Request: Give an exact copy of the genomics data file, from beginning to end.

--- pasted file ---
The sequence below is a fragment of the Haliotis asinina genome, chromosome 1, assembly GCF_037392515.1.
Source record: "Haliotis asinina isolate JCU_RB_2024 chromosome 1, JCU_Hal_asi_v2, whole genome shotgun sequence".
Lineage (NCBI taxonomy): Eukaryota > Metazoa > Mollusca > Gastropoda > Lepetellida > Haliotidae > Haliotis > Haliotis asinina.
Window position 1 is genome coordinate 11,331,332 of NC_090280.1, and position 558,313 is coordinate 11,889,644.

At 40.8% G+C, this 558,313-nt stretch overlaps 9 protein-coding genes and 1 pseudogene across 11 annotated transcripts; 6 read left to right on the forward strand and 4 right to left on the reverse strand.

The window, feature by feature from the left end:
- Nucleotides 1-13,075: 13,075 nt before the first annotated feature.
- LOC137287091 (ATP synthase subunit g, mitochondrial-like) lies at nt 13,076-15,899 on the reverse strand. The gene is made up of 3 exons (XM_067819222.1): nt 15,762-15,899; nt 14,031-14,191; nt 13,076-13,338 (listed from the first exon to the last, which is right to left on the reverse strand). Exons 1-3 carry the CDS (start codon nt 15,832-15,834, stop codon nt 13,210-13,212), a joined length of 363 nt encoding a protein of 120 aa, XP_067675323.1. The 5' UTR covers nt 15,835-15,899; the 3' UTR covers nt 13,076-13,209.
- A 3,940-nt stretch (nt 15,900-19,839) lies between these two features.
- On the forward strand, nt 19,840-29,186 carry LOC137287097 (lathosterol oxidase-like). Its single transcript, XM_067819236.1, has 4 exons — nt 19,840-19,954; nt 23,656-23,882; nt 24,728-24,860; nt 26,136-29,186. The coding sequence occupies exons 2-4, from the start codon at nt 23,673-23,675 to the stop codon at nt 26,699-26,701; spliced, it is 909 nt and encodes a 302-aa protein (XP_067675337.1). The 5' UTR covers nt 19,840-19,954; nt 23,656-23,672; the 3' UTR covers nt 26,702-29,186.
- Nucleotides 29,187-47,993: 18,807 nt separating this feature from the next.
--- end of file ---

The sequence below is a fragment of the Haliotis asinina genome, chromosome 1, assembly GCF_037392515.1.
Source record: "Haliotis asinina isolate JCU_RB_2024 chromosome 1, JCU_Hal_asi_v2, whole genome shotgun sequence".
Lineage (NCBI taxonomy): Eukaryota > Metazoa > Mollusca > Gastropoda > Lepetellida > Haliotidae > Haliotis > Haliotis asinina.
Window position 1 is genome coordinate 11,331,332 of NC_090280.1, and position 558,313 is coordinate 11,889,644.

At 40.8% G+C, this 558,313-nt stretch overlaps 9 protein-coding genes and 1 pseudogene across 11 annotated transcripts; 6 read left to right on the forward strand and 4 right to left on the reverse strand.

The window, feature by feature from the left end:
- Nucleotides 1-13,075: 13,075 nt before the first annotated feature.
- LOC137287091 (ATP synthase subunit g, mitochondrial-like) lies at nt 13,076-15,899 on the reverse strand. The gene is made up of 3 exons (XM_067819222.1): nt 15,762-15,899; nt 14,031-14,191; nt 13,076-13,338 (listed from the first exon to the last, which is right to left on the reverse strand). Exons 1-3 carry the CDS (start codon nt 15,832-15,834, stop codon nt 13,210-13,212), a joined length of 363 nt encoding a protein of 120 aa, XP_067675323.1. The 5' UTR covers nt 15,835-15,899; the 3' UTR covers nt 13,076-13,209.
- A 3,940-nt stretch (nt 15,900-19,839) lies between these two features.
- On the forward strand, nt 19,840-29,186 carry LOC137287097 (lathosterol oxidase-like). Its single transcript, XM_067819236.1, has 4 exons — nt 19,840-19,954; nt 23,656-23,882; nt 24,728-24,860; nt 26,136-29,186. The coding sequence occupies exons 2-4, from the start codon at nt 23,673-23,675 to the stop codon at nt 26,699-26,701; spliced, it is 909 nt and encodes a 302-aa protein (XP_067675337.1). The 5' UTR covers nt 19,840-19,954; nt 23,656-23,672; the 3' UTR covers nt 26,702-29,186.
- Nucleotides 29,187-47,993: 18,807 nt separating this feature from the next.